Children

Tim Kumfer 07-06-2011

Smack dab in the middle of the Lord’s Prayer, obscured by old translations and otherworldly assumptions, is a radical cry for Jubilee justice

Tom Andrews 07-05-2011

We cannot allow the history of a brutal genocide to repeat itself in Sudan, nor denial and inaction to repeat itself in Washington, D.C., but both are happening at this very moment

Lonnie Ellis 06-30-2011
The youngest person in a crowd of teenagers and young adults at the Dream Act Senate Judiciary Subcommittee hearing on Tuesday was an 8-year-old girl.
Julie Clawson 06-30-2011
"Blessed are the good-hearted, poets, and the dreamers. And all us crazy, holy, hungry ones who still believe in something better."
Ryan Rodrick Beiler 06-29-2011

We met 10-year-old Noor Al-Abid in November during our first visit to Gaza.

Debra Dean Murphy 06-27-2011

When evangelical politicians pronounce on topics like the origins of the universe, the results are almost always awful -- embarrassing, infuriating, unwatchable. When a reclusive, visionary filmmaker like Terrence Malick treats the same subject matter, as he does in his new movie The Tree of Life, one is transported. Which is a useful reminder that the mysteries of creation are best grappled with through art. The book of Genesis, after all, begins not with scientific description or theological argument, but with a poem.

Jim Wallis 06-23-2011

Last evening, President Obama made his long-awaited announcement on beginning withdrawal of the 103,000 U.S. troops from Afghanistan.

Theresa Cho 06-21-2011
After posting a blog about my observations of a dying church, there were comments gi
Eugene Cho 06-20-2011
It's likely that some of you will take offense at the title of this post. But if you read through the post, it'll certainly make more sense in the larger context.
Jim Wallis 06-16-2011

We are looking for 1,000 pastors to debunk a myth based on the political assertion that government doesn't have any responsibility to poor people. The myth is that churches and charities alone could take care of the problems of poverty -- especially if we slashed people's taxes. Both this assertion and myth contradict the biblical imperative to hold societies and rulers responsible for how they treat the poor, and ignore the Christian tradition of holding governments accountable to those in need. Faith-based organizations and government have had effective and healthy partnerships, and ultimately, the assertion and myth have more to do with libertarian political ideology, than good theology.

Lynne Hybels 06-14-2011
In 2008, as I heard the increasing public rhetoric of hostility emanating from the Middle East, I found myself wondering what Jesus would say and do if he were here in the flesh today.
Bryan Farrell 06-14-2011

Hundreds of miners, activists, students, academics, environmentalists, and other citizens are marching to West Virginia's historic Blair Mountain in an effort to save it from mountaintop removal.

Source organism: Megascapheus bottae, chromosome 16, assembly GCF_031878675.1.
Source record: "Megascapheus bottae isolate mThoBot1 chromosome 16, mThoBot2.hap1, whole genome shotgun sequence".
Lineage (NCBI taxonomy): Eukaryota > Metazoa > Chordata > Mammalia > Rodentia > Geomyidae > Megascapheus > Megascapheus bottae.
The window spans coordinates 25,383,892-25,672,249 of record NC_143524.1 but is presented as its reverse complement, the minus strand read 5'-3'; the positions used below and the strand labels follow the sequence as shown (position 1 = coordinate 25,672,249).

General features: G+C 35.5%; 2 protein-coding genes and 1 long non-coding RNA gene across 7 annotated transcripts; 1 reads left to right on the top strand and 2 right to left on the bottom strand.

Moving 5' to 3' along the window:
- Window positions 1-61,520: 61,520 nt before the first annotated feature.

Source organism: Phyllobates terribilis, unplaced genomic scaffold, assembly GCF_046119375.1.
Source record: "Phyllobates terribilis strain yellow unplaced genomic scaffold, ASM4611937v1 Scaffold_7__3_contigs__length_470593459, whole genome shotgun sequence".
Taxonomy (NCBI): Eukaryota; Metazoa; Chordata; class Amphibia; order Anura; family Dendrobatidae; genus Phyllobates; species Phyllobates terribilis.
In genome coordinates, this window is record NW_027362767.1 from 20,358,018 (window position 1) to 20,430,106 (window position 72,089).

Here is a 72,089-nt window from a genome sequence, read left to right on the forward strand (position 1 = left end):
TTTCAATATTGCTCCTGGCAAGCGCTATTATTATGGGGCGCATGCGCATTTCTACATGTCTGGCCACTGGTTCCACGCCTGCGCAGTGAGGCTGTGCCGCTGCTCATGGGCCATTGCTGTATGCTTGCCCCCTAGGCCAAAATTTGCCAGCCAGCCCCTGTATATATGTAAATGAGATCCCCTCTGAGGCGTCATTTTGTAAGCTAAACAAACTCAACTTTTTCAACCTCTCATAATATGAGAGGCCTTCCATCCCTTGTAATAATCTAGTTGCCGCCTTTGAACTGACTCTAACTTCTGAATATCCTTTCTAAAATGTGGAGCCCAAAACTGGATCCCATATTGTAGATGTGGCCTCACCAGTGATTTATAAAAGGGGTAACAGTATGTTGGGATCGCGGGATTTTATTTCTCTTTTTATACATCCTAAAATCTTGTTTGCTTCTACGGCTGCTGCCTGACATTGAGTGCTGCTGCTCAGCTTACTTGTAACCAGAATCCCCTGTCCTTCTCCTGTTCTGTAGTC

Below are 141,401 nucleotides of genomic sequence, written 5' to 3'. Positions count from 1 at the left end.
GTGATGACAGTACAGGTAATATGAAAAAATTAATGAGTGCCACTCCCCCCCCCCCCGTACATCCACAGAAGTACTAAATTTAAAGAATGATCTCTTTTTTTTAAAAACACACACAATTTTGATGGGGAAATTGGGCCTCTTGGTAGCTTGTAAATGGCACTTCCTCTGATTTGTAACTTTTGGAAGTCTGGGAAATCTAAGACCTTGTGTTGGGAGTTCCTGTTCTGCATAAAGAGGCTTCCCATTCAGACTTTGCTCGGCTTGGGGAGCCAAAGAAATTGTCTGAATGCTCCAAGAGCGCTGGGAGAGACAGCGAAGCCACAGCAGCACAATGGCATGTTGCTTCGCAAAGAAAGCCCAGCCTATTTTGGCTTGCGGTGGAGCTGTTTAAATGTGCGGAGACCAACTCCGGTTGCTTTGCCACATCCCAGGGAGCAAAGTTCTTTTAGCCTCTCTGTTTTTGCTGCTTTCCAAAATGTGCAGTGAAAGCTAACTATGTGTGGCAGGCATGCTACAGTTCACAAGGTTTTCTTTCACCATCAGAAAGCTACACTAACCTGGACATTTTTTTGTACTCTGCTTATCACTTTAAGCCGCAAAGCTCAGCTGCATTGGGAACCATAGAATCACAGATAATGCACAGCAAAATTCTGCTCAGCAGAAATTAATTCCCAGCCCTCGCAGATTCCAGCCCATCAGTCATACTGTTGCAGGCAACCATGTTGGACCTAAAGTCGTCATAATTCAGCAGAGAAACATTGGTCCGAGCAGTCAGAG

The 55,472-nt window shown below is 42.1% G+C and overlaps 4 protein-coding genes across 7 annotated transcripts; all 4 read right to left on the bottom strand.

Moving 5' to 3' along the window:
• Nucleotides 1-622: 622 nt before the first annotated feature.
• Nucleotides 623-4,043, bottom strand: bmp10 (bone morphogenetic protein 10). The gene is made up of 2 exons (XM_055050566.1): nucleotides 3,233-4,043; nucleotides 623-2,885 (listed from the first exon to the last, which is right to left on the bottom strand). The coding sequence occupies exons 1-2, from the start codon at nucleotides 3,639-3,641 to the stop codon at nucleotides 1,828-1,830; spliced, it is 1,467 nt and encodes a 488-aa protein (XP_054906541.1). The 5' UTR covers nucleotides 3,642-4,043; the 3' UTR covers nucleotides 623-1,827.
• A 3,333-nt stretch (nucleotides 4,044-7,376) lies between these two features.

This hymn was originally used for the dedication of the 180 solar panels on the sanctuary of Limestone Presbyterian Church in Wilmington, Delaware where I am the co-pastor.
Theresa Cho 06-13-2011

I recently wrote a blog about how to kill a dying church, asking questions about what to do with so many churches dying. I think the challenge is recognizing the signs that a church is dying. The problem is that churches tend to wither, which is a slow, gradual, and often subtle process. It is difficult to pinpoint when in the withering process it is time to take action, to make changes, and to make some vital decisions. While there are many reasons for a church dying, here are some practical observations that I have noticed in my experience. This list is certainly not exhaustive. It is also a list that my congregation has personally had to face, so I give examples of how my congregation has addressed these issues.

Shane Claiborne 06-13-2011

This past weekend, Christians around the world celebrated one of our holiest holi-days: Pentecost. Pentecost, which means "50 days," is celebrated seven weeks after Easter (hence the 50), and marks the birthday of the Church, when the Holy Spirit is said to have fallen on the early Christian community like fire from the heavens. (For this reason, lots of Christians wear red and decorate in pyro-colors. This day is also where the fiery Pentecostal movement draws its name).

But what does Pentecost Sunday have to do with just another manic Monday?

What does a religious event a couple of thousand years old have to offer the contemporary, pluralistic, post-Christian world we live in? I'd say a whole lot. Here's why:

Let me start by confessing my bias. Not only am I a Christian, but I am a Christian who likes fire. I went to circus school and became a fire-swallowing, fire-breathing, torch-juggling-pyro-maniac as you'll see here. So naturally, I like Pentecost.

Jeannie Choi 06-10-2011

The Onion. Palin. Pick Our Cover. Here's a little round up of links from around the Web you may have missed this week:

  • "Dear Children of Troy: Read. Read. Read. Read. Read. Read. That's the advice of your good friend, Dr. Seuss."
Julie Clawson 06-10-2011
I was at the pool with the kids recently and couldn't help but overhear a very loud and opinionated conversation happening near me.
Aaron Taylor 06-08-2011
I've been a Christian all of my life. My parents taught me that God loves everyone equally and that all people should be treated with dignity and respect.
Alan Storey 06-07-2011
His name is Potlako. Potlako means "earlier than expected," I suppose he was named Potlako because he was either a premature baby or he followed soon -- too soon -- after his elder brother.
Mike Morrell 06-06-2011
North Carolina, host state for the inaugural Wild Goose Festival, has many things going for it.

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